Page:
Mattew Wagner of the Jerusalem Post reports on the split in Satmar between supporters of two of the late Rebbe's sons and the fight for hundreds of millions of dollars in property and assets:
Ostensibly, the split between the Aharonis and the Zalmanis is ideological. Zalmanis accuse Aharon of straying from the strict anti-Zionist Satmar ideology set down by their founder, Rabbi Yoel Moshe Teitelbaum.
Aharon married the Viznitz Rebbe's daughter, who learned at the Hebrew-speaking Beit Ya'acov School for girls. Satmar refrain from conversing in Hebrew, the holy language, in protest against Zionism. They strongly oppose Beit Ya'acov schools that teach in Hebrew.
"Aharon is not fit to be the next Satmar rebbe because he broke the Satmar rule against speaking Hebrew in the home," said Der Yid's Weiss, who spoke to The Jerusalem Post in fluent Hebrew. "After the death of our rebbe we will continue to wave the anti-Zionist flag. That is one of our main goals."
Wagner notes something that differentiates Satmar from other haredim in a good way:
Unlike the general haredi community, most Satmar Hassidim work. They have international business connections and are active in the diamond trade, real estate, computers and industry such as nylon production, furniture, brush production, and crystal products.
The late Satmar Rebbe served as the president of Edah Charedis, the Jerusalem-based umbrella group of anti-Zionist haredim. Rabbi Halberstam of Edah Charedis also passed away this week. How will this effect Edah Charedis?
Teitelbaum served as the president of the Edah Haredit, an amalgamation of ultra-orthodox sects both hassidic and Lithuanian, many of whom predate the establishment of the State of Israel. His death may result in a leadership crisis.
"We are in an uncomfortable situation now," said Shmuel Popenheim, editor of Ha'edah, an Edah Haredit publication. "Until now the rebbe was a unifying force and the Edah did not have to take sides in the conflict between Aharon and Zalman Leib.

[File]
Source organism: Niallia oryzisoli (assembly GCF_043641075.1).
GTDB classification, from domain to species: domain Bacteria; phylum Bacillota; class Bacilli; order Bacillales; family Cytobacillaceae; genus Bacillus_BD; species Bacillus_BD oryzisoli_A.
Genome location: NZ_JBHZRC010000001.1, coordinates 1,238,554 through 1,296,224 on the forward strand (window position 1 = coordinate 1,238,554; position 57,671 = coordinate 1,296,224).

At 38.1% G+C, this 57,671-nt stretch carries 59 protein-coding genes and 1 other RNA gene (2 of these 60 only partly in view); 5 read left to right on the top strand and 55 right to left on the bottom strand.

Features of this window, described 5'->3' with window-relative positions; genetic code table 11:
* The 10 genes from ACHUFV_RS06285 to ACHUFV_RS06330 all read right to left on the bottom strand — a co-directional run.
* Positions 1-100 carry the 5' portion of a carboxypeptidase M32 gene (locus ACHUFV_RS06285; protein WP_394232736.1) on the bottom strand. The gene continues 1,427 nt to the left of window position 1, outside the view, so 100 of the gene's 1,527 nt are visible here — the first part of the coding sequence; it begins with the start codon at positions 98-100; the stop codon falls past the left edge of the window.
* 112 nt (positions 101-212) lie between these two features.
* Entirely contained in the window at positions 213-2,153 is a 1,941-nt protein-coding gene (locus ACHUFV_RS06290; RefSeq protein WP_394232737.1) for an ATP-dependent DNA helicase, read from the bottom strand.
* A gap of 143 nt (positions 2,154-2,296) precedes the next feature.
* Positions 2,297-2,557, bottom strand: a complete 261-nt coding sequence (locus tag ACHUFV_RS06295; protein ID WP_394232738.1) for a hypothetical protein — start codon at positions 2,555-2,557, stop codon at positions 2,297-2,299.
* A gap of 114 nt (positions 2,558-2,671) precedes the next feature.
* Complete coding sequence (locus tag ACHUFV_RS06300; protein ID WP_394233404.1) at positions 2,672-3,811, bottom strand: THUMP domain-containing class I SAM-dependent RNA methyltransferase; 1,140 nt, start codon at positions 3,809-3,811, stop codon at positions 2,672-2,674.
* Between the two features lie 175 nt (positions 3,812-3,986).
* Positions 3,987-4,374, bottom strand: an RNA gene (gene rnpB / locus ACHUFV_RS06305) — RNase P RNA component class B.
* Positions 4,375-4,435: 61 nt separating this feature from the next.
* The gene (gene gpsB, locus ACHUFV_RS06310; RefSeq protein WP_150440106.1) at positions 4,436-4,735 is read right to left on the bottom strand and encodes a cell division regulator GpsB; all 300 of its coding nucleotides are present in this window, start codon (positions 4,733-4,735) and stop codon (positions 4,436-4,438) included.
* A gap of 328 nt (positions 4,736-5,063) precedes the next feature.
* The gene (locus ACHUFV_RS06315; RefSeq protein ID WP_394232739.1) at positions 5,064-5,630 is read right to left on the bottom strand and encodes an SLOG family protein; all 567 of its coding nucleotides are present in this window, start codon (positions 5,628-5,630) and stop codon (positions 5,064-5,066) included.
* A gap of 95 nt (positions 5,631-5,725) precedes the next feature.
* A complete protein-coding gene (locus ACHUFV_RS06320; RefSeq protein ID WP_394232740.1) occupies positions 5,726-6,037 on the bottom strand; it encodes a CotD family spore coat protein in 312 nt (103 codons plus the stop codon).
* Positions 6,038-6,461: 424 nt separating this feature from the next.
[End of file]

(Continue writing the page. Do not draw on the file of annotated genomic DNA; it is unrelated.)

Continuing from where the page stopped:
"But know it will be difficult to avoid hurting one or the other side's feelings." Popenheim, a Hassid of Toldot Aharon, which is loosely related to Satmar [and also, surprisingly, to Chabad], does not expect violence among Satmar Hassidim in Israel as a result of the split. "Most of the action is going to be in America."
Many were surprised that Teitelbaum's funeral in New York was conducted peacefully. But it is widely expected that when the seven-day mourning period ends on Sunday and the conflict heats up, there will be violent incidents, as there have been in the past between the camps in New York.
"In Israel," says Popenheim, "people will stop praying in the same shuls, they will stop sending their children to the same educational institutions they might even break off into separate neighborhoods. But they won't beat each other up."
Popenheim may not expect violence. If Vegas were making a line on this, no violence would be a 10,000 to 1 shot. Safe money is on war.